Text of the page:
October 23rd 2004

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Articles from this issue:

FEDERAL ELECTION 1: Behind Labor's landslide loss

FEDERAL ELECTION 2: Howard's opportunity, Labor's challenge

FEDERAL ELECTION 3: Kicking the ladders away

PRIMARY INDUSTRY: Subsidised imports threaten pork industry

PORNOGRAPHY: Internet encourages sexual deviancy: SA psychologist

THE MARRYING KIND: Men's attitudes to marriage

US ELECTIONS: Bush still ahead in Presidential race

CHINA: US, Japan concern over China's military build-up

STRAWS IN THE WIND: Your good health / Costly hospitals / Voter discontent in Germany and Switzerland

COMMENT: Why we went to war in Iraq

CLIMATE: Europe to pay Russia over Kyoto Protocol

CINEMA: The Corporation: 'Psychopathic' corporate soul laid bare

AS THE WORLD TURNS: Latest PC news flash - black child-killers absolutely OK

Cigarettes and marijuana (letter)

Lessons for Iraq in the Communist insurgencies (letter)

Contempt for the democratic process (letter)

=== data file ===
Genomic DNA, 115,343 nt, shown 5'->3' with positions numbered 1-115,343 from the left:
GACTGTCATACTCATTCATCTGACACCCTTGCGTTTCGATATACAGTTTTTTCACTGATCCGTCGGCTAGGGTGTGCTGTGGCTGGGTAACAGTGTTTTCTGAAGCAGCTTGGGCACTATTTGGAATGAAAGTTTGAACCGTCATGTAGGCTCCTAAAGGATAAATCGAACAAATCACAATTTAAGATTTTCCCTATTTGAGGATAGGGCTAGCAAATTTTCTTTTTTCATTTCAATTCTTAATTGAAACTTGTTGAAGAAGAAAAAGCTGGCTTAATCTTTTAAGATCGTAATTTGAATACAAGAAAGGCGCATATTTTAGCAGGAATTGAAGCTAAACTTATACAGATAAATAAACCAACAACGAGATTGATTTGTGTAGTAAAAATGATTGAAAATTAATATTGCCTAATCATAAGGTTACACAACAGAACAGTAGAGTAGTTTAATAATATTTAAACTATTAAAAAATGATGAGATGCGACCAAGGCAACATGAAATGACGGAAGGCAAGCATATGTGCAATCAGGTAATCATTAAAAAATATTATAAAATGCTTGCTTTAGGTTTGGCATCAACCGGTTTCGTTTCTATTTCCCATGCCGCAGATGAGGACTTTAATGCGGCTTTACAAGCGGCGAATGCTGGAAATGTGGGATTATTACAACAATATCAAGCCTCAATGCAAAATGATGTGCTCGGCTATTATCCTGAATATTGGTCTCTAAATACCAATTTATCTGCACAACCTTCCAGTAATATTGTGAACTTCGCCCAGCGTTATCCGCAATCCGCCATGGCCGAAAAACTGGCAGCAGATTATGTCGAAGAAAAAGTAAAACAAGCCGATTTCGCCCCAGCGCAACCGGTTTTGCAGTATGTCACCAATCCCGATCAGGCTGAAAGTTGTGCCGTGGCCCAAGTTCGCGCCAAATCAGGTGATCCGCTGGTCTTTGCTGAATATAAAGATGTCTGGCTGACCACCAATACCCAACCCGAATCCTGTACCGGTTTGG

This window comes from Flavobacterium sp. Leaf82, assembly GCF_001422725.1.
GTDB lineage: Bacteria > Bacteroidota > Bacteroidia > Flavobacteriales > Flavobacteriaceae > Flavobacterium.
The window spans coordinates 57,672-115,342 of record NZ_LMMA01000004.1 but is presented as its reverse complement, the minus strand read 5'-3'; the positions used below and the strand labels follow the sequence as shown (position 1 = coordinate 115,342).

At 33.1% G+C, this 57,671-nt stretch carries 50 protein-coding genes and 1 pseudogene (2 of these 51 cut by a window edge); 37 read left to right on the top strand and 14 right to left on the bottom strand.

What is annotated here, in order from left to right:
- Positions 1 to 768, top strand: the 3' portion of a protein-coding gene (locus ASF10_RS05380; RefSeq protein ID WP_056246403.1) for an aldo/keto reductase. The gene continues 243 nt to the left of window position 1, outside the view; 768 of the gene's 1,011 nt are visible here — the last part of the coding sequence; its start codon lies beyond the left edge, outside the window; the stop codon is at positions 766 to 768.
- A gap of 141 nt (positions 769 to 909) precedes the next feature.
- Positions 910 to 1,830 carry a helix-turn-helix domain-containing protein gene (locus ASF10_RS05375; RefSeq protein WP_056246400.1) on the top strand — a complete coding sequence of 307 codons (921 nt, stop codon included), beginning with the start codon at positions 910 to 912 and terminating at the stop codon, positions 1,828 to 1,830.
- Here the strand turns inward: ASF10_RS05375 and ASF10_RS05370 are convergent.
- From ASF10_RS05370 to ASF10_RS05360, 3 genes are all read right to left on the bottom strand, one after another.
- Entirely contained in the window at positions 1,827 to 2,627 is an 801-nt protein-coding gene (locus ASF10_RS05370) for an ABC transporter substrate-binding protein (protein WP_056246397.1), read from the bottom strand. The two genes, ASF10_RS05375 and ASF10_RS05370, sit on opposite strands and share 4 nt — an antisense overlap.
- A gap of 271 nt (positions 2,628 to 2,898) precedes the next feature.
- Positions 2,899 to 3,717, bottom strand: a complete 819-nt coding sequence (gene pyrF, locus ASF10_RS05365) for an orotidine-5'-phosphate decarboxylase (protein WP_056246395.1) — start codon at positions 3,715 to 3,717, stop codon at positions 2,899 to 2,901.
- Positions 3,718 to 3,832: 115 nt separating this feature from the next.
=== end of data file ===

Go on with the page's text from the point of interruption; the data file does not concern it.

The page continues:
BOOKS: God: The Interview, by Terry Lane

BOOKS: The Long March, by Roger Kimbal

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US, Japan concern over China's military build-up

by Peter Westmore

News Weekly, October 23, 2004
A consequence of China's growing economic power has been a massive build-up of China's military forces, which is causing increasing concern in countries such as the United States and Japan, as well as Taiwan.

Compounding the concerns is a prospective European Union plan to lift a 15-year embargo on arms deliveries to China that US experts fear could exacerbate the military imbalance in Asia and speed up Chinese capability to manufacture even more powerful weapons systems.

Japan's Defence White Paper, issued last July, said that China's increasingly high-tech military capabilities need to be watched closely, along with Beijing's marine research near Japan's exclusive economic zone.